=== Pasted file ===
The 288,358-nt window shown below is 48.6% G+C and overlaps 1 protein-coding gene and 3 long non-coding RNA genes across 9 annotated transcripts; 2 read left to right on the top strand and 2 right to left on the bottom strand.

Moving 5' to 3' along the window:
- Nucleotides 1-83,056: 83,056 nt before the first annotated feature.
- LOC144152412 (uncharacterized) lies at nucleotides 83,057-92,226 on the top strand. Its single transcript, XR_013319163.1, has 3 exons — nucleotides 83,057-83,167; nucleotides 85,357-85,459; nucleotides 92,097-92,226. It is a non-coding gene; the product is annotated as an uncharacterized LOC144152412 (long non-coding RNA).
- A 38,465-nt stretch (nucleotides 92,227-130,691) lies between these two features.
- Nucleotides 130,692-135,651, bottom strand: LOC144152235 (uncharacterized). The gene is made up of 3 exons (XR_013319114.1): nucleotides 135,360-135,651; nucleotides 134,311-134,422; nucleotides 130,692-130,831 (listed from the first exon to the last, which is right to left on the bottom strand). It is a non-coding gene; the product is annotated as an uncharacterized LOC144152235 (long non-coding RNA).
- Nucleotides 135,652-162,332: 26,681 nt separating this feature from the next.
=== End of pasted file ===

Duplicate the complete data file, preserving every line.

The 288,358-nt window shown below is 48.6% G+C and overlaps 1 protein-coding gene and 3 long non-coding RNA genes across 9 annotated transcripts; 2 read left to right on the top strand and 2 right to left on the bottom strand.

Moving 5' to 3' along the window:
- Nucleotides 1-83,056: 83,056 nt before the first annotated feature.
- LOC144152412 (uncharacterized) lies at nucleotides 83,057-92,226 on the top strand. Its single transcript, XR_013319163.1, has 3 exons — nucleotides 83,057-83,167; nucleotides 85,357-85,459; nucleotides 92,097-92,226. It is a non-coding gene; the product is annotated as an uncharacterized LOC144152412 (long non-coding RNA).
- A 38,465-nt stretch (nucleotides 92,227-130,691) lies between these two features.
- Nucleotides 130,692-135,651, bottom strand: LOC144152235 (uncharacterized). The gene is made up of 3 exons (XR_013319114.1): nucleotides 135,360-135,651; nucleotides 134,311-134,422; nucleotides 130,692-130,831 (listed from the first exon to the last, which is right to left on the bottom strand). It is a non-coding gene; the product is annotated as an uncharacterized LOC144152235 (long non-coding RNA).
- Nucleotides 135,652-162,332: 26,681 nt separating this feature from the next.